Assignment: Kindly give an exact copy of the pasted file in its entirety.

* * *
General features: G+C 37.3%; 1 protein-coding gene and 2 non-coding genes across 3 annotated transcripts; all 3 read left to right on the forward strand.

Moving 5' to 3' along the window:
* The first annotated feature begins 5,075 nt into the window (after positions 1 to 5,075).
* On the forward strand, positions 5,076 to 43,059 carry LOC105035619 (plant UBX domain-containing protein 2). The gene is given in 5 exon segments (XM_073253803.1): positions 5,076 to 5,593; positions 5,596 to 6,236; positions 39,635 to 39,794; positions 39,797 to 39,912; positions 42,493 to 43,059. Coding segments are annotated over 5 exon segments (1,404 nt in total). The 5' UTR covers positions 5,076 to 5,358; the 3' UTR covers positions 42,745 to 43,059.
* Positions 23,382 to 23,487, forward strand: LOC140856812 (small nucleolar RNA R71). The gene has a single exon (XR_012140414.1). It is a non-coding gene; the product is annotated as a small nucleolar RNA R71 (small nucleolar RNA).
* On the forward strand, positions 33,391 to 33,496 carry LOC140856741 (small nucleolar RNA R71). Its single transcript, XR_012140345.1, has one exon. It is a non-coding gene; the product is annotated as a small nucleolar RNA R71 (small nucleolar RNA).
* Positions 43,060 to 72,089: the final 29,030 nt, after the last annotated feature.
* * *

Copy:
General features: G+C 37.3%; 1 protein-coding gene and 2 non-coding genes across 3 annotated transcripts; all 3 read left to right on the forward strand.

Moving 5' to 3' along the window:
* The first annotated feature begins 5,075 nt into the window (after positions 1 to 5,075).
* On the forward strand, positions 5,076 to 43,059 carry LOC105035619 (plant UBX domain-containing protein 2). The gene is given in 5 exon segments (XM_073253803.1): positions 5,076 to 5,593; positions 5,596 to 6,236; positions 39,635 to 39,794; positions 39,797 to 39,912; positions 42,493 to 43,059. Coding segments are annotated over 5 exon segments (1,404 nt in total). The 5' UTR covers positions 5,076 to 5,358; the 3' UTR covers positions 42,745 to 43,059.
* Positions 23,382 to 23,487, forward strand: LOC140856812 (small nucleolar RNA R71). The gene has a single exon (XR_012140414.1). It is a non-coding gene; the product is annotated as a small nucleolar RNA R71 (small nucleolar RNA).
* On the forward strand, positions 33,391 to 33,496 carry LOC140856741 (small nucleolar RNA R71). Its single transcript, XR_012140345.1, has one exon. It is a non-coding gene; the product is annotated as a small nucleolar RNA R71 (small nucleolar RNA).
* Positions 43,060 to 72,089: the final 29,030 nt, after the last annotated feature.